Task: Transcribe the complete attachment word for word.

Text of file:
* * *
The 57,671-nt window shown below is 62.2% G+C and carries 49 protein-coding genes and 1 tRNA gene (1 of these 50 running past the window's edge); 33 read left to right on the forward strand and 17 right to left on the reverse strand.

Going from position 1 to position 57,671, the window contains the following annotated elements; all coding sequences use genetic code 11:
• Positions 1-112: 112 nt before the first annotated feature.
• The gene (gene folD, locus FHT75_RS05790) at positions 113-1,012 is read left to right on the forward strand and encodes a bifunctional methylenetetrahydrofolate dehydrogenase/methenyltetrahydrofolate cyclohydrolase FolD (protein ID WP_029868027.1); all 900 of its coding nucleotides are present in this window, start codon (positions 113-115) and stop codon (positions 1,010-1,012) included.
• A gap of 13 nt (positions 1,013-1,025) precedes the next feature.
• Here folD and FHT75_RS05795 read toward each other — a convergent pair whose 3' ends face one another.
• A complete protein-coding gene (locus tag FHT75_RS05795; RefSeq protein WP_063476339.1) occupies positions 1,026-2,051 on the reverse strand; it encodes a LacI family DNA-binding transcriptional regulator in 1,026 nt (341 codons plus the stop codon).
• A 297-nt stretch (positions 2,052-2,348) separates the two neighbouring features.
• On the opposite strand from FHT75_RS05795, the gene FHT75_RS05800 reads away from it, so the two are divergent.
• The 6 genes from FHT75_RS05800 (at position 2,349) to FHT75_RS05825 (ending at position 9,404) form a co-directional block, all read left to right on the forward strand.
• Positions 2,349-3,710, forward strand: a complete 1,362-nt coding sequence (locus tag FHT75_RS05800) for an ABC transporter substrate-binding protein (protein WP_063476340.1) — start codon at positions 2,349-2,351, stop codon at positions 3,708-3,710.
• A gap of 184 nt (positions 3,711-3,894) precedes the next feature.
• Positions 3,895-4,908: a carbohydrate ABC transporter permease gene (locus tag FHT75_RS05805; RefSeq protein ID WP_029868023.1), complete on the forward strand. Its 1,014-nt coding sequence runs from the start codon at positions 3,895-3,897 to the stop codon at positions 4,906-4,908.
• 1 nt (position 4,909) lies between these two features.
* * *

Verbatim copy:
The 57,671-nt window shown below is 62.2% G+C and carries 49 protein-coding genes and 1 tRNA gene (1 of these 50 running past the window's edge); 33 read left to right on the forward strand and 17 right to left on the reverse strand.

Going from position 1 to position 57,671, the window contains the following annotated elements; all coding sequences use genetic code 11:
• Positions 1-112: 112 nt before the first annotated feature.
• The gene (gene folD, locus FHT75_RS05790) at positions 113-1,012 is read left to right on the forward strand and encodes a bifunctional methylenetetrahydrofolate dehydrogenase/methenyltetrahydrofolate cyclohydrolase FolD (protein ID WP_029868027.1); all 900 of its coding nucleotides are present in this window, start codon (positions 113-115) and stop codon (positions 1,010-1,012) included.
• A gap of 13 nt (positions 1,013-1,025) precedes the next feature.
• Here folD and FHT75_RS05795 read toward each other — a convergent pair whose 3' ends face one another.
• A complete protein-coding gene (locus tag FHT75_RS05795; RefSeq protein WP_063476339.1) occupies positions 1,026-2,051 on the reverse strand; it encodes a LacI family DNA-binding transcriptional regulator in 1,026 nt (341 codons plus the stop codon).
• A 297-nt stretch (positions 2,052-2,348) separates the two neighbouring features.
• On the opposite strand from FHT75_RS05795, the gene FHT75_RS05800 reads away from it, so the two are divergent.
• The 6 genes from FHT75_RS05800 (at position 2,349) to FHT75_RS05825 (ending at position 9,404) form a co-directional block, all read left to right on the forward strand.
• Positions 2,349-3,710, forward strand: a complete 1,362-nt coding sequence (locus tag FHT75_RS05800) for an ABC transporter substrate-binding protein (protein WP_063476340.1) — start codon at positions 2,349-2,351, stop codon at positions 3,708-3,710.
• A gap of 184 nt (positions 3,711-3,894) precedes the next feature.
• Positions 3,895-4,908: a carbohydrate ABC transporter permease gene (locus tag FHT75_RS05805; RefSeq protein ID WP_029868023.1), complete on the forward strand. Its 1,014-nt coding sequence runs from the start codon at positions 3,895-3,897 to the stop codon at positions 4,906-4,908.
• 1 nt (position 4,909) lies between these two features.